Heat engines are crucial tools for our modern society and their miniaturization is required for our further development beyond the industrial era. Recent progress in producing and controlling systems in micro, nano and even in atomic length scales inspired many proposals of heat engines which could operate in quantum realm. Such engines are called as quantum heat engines (QHEs) and despite their small length scales they promise surprisingly high efficiency  Maruyama et al. (2009); Scully (2010); Tonner and Mahler (2005); Goswami and Harbola (2013); Allahverdyan et al. (2005); Wang et al. (2012); Kieu (2004); Quan et al. (2007); Huang et al. (2012); Wang et al. (2009). Some intriguing QHEs are quantum information engines which could exploit quantum coherence as a resource to harvest useful work more efficiently than the Carnot limit, without violating the second law of thermodynamics Scully (2010); Huang et al. (2012). In addition to the appealing practical value of implementing such miniature quantum machines, their fundamental studies could extend thermodynamics to quantum regime and establish its place there from the perspective of quantum information theory.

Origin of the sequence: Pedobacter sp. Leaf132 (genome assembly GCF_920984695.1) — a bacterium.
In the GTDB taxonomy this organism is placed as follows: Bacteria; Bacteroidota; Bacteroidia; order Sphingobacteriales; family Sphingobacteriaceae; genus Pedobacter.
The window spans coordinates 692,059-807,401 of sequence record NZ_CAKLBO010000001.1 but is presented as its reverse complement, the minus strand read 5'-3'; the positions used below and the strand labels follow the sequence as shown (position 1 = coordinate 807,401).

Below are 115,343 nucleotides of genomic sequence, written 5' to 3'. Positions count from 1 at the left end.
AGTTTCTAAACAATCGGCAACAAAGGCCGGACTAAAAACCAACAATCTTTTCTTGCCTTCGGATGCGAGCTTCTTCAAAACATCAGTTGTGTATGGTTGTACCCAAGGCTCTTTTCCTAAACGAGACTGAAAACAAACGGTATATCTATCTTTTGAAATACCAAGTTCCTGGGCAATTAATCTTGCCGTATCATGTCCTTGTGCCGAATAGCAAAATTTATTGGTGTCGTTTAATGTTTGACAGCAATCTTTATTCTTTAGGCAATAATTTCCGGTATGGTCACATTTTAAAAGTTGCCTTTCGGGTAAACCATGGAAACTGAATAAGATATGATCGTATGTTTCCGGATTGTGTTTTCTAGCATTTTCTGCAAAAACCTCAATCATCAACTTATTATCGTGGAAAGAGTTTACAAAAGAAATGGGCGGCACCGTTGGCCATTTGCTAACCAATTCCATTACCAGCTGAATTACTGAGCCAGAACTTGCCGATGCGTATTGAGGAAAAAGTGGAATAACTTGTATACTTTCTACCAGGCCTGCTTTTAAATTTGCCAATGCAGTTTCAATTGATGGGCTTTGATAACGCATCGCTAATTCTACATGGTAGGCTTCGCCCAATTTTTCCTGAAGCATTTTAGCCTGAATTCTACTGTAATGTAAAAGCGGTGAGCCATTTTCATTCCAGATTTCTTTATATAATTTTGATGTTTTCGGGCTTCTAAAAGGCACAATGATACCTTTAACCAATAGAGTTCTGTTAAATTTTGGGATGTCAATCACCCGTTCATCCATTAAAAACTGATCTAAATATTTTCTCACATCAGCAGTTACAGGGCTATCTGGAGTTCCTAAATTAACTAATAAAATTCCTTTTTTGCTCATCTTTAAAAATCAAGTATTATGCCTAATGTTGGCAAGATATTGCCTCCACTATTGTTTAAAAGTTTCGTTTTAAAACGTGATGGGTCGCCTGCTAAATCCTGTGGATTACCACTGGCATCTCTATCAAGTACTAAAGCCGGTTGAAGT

We propose here a QHE with a working substance of a pair of spins subject to an external magnetic field and coupled to each other by a so called one-axis twisting nonlinear spin squeezing interaction Kitagawa and Ueda (1993); Wang and Sanders (2003); Ma et al. (2011). The motivation behind considering this particular interaction is its capability to establish pairwise quantum correlations among the spins. The engine is assumed to operate in quantum Otto cycle Kieu (2004); Quan et al. (2007) that consists of two adiabatic and two isochoric stages. Our first objective is to examine the work extraction out of the engine and its efficiency by changing either the external field or spin-spin interaction strength in the adiabatic stages.